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Is Being Sober Here to Stay? Sober Curious Communities Grow Across the Country

by Carmella D'Acquisto

There’s nothing like a drunk night out with friends, a glass of wine after a long day, or a happy hour with coworkers, right? Or is there? 

The sober curious movement, a purposefully ambiguous title for people who are cutting back on drinking alcohol, has been gaining traction for over five years. And while it may have seemed like a fleeting fad when the movement got started, with the amount of new non-alcoholic companies, bars and lifestyle brands that have developed in the last several years, we now have so much more infrastructure to support the movement.

While studies have shown that drinking rates have been going down for years, the popularization of the movement is believed to have kicked off in 2018 when Ruby Warrington’s book Sober Curious was published. The book features tips on curbing your drinking habit and insight from research, interviews and personal experience, without the traditional guilt associated with over drinking, or a drinking addiction. 

From there, a movement blossomed, especially for younger generations. A 2018 Berenberg Research report found that Millennials and Gen Z populations are drinking less than Gen X and Boomer populations did at their age. Additionally, 64% of Gen Z respondents believe they will drink less frequently as they age, due in part to health concerns, hangovers, mental health struggles, and other negative results of drinking alcohol.  

This movement has exploded in part because of social media. The hashtag #sobercurious has been used nearly 500 million times on TikTok and over 500 thousand times on Instagram. There are hundreds of sober curious influencers who share their journey through total sobriety or as a “damp” drinker, someone who is reducing their alcohol consumption without going completely sober. This includes talking about health concerns, showing off their mocktail recipes and more. 

 

@eatlizabeth Lessons from my 60 days of sobriety ? #soberlife #sobriety #healingjourney #selflove #sobercurious #recovery ♬ Weather – Novo Amor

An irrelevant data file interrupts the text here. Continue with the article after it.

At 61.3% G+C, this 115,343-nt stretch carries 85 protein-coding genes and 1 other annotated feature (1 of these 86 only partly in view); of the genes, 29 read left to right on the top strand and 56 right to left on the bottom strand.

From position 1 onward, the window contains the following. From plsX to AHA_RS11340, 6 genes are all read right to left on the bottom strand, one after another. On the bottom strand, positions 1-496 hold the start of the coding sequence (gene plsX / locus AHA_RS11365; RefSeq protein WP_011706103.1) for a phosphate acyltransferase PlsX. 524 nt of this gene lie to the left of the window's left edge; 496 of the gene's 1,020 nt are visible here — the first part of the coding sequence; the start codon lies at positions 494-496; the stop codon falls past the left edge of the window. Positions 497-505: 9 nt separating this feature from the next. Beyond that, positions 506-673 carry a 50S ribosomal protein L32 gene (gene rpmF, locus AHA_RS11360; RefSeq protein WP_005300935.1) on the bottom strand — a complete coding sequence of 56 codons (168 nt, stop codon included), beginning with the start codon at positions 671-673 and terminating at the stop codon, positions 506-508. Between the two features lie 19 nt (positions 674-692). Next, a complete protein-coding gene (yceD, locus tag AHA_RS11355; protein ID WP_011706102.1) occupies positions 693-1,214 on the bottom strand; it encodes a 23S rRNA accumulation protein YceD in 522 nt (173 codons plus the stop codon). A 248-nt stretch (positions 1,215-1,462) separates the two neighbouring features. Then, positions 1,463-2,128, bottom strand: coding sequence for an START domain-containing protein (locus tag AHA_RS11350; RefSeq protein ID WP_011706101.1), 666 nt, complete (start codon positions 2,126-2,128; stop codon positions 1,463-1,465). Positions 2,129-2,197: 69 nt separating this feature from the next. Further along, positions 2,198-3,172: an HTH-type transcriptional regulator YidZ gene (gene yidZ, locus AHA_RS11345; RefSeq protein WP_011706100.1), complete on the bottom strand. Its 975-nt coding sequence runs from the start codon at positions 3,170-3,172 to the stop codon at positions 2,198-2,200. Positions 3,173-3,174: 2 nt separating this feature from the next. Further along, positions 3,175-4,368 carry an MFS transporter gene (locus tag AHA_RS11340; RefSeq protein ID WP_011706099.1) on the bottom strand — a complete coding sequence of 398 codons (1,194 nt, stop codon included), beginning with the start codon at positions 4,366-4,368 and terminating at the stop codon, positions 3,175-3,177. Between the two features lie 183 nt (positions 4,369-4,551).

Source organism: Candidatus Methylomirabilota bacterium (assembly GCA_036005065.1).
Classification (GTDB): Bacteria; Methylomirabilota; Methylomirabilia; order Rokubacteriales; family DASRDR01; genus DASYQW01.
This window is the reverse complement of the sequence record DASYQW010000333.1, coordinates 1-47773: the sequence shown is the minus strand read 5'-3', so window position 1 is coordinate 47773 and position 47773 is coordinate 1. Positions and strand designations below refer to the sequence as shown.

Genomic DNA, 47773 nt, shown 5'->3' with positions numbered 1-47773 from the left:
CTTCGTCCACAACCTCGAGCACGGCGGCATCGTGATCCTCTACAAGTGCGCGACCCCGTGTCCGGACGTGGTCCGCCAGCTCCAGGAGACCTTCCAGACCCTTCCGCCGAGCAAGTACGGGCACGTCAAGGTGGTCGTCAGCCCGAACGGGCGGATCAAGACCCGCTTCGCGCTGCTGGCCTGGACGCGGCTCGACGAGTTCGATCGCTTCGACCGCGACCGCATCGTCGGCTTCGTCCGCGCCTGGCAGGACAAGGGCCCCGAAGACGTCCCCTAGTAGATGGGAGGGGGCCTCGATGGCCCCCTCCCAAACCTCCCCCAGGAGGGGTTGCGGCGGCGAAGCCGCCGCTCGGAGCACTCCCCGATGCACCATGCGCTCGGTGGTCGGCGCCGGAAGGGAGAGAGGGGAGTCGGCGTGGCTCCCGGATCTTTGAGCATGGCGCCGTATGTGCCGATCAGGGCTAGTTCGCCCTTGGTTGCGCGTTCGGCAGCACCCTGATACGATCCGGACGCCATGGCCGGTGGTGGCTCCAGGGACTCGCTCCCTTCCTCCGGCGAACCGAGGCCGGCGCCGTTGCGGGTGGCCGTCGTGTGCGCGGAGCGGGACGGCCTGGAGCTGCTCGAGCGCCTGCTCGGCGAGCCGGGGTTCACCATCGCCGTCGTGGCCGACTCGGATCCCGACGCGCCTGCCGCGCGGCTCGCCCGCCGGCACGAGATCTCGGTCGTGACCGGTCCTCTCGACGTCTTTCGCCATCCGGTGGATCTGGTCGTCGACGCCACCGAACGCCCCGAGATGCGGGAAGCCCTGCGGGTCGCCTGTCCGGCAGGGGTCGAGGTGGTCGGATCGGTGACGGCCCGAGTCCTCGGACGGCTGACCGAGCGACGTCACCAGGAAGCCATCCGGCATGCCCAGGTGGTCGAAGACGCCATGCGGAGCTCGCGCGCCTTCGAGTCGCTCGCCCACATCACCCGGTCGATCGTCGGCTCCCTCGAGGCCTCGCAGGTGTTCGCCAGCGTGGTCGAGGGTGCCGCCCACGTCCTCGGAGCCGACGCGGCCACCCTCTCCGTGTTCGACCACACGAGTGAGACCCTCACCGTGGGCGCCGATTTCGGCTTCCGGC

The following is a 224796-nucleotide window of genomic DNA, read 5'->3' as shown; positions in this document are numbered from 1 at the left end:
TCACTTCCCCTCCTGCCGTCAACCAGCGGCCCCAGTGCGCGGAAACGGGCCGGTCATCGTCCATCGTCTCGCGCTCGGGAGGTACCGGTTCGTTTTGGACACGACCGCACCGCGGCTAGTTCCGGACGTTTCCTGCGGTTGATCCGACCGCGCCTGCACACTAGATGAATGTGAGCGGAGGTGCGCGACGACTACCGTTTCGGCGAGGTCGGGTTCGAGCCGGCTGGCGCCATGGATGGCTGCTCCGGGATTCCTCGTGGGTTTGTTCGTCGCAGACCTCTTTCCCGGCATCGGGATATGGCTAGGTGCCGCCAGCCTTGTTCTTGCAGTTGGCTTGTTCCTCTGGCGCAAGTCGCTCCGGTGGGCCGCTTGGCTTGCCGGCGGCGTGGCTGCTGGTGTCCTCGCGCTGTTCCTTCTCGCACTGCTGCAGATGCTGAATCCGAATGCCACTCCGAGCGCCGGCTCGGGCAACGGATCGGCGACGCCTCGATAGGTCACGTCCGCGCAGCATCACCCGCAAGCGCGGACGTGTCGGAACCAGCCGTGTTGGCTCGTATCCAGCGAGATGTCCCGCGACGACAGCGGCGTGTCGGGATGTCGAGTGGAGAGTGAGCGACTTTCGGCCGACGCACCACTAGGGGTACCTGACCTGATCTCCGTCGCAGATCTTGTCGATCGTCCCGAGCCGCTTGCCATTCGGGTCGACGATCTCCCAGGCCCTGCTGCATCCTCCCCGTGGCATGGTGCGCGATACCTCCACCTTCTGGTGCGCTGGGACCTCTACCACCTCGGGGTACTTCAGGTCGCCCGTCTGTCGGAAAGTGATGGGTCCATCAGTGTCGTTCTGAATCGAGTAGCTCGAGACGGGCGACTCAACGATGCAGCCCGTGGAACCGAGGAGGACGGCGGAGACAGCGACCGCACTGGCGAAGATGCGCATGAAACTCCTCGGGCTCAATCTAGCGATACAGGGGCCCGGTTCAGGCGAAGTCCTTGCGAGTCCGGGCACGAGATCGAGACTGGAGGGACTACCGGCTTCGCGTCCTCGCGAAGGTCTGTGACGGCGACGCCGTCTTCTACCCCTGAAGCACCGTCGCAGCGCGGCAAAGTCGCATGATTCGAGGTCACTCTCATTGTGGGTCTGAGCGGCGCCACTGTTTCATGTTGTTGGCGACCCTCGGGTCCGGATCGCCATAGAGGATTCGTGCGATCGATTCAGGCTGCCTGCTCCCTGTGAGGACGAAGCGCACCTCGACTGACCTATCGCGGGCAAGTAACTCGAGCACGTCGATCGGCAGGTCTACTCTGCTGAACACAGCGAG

Companies like Seedlip, Recess, Curious Elixirs and Kin are cashing in on the movement, offering non-alcoholic spirit, wine and beer alternatives that sober or sober curious people can drink at home. The sale of non-alcoholic spirits nearly doubled in 2022, according to Nielsen IQ data, giving people an alternative to water or soda that is complex in flavor and satisfying. Many people make mocktails that they can put in a cocktail glass with a garnish and feel like they are participating in the festivities without any of the consequences. 

@carolinecitelli Replying to @kitty.spence Don’t let anyone tell you @Kin Euphorics ? is anything short of incredible #sobercurious #kineuphorics #sobercycling #alcoholfree ♬ original sound – Caroline | Pilates

 

New York’s first sober bar or “elixir lounge,” Hekate Cafe, opened in the East Village not even a year ago. Sober bars across the country have been finding success, including Wildcrafters in Jacksonville, Coast Dry Bar in Chicago, Alt Bar in Rochester, there’s even a sober dive bar, Inmoxicated, in the beer-laden state of Wisconsin. 

 

@morgiemartini Got cut off but this SOBER DIVE BAR is called Inmoxicated and is located in Racine, WI and is everything you’ve ever loved out of a dive bar!!!! They have karaoke nights, trivia, pool… you name it. It also pairs as a NA bottle shop and is so welcoming ?? I’ve never been to anything quite like this #sobertiktok #sobertok #sobercurious #nonalcoholicdrinks #nonalcoholic #soberlife ♬ Evergreen – Richy Mitch & the Coal Miners

 

Having an alternative place to gather with friends and socialize in the evenings is giving this movement a stronghold, helping to ensure it’s not a passing fad. Even traditional bars have been expanding their non-alcoholic options in order to hold on to some of the demographics who are leaving to find their N/A drinks elsewhere.

Are you ready to explore the world of the sober curious? Maeve O’Neill, EVP of Addiction and Recovery for All Sober shared in an interview with PureWow that reducing your alcohol intake starts with introspection. 

“The first step of this journey is examining your personal relationship with alcohol,” O’Neill said to PureWow. “Think about the times, places and people you usually drink around and examine why you were drinking and how it benefited you. Think about what is important to you and what you value in life and how alcohol influences them.”

Other steps include finding a supportive group of friends or peers, controlling your environment and finding hobbies to explore that are not in a bar setting. 

“As conversations became more open about sobriety for those involved in recovery,” said O’Neill “[The sober curious movement] allowed for open dialogue and examination of why we may drink and the choices we make.”

Ready to give N/A drinks a go? Grab your prettiest glassware, find a fun mocktail recipe, purchase some non-alcoholic spirits and shake yourself a gorgeous mocktail that looks like it cost you $15. If you have trouble finding non-alcoholic spirits in your shops, you can purchase over 200 varieties on Drizly.com 

Top photo: Nurlan Tortbayev for Pexels

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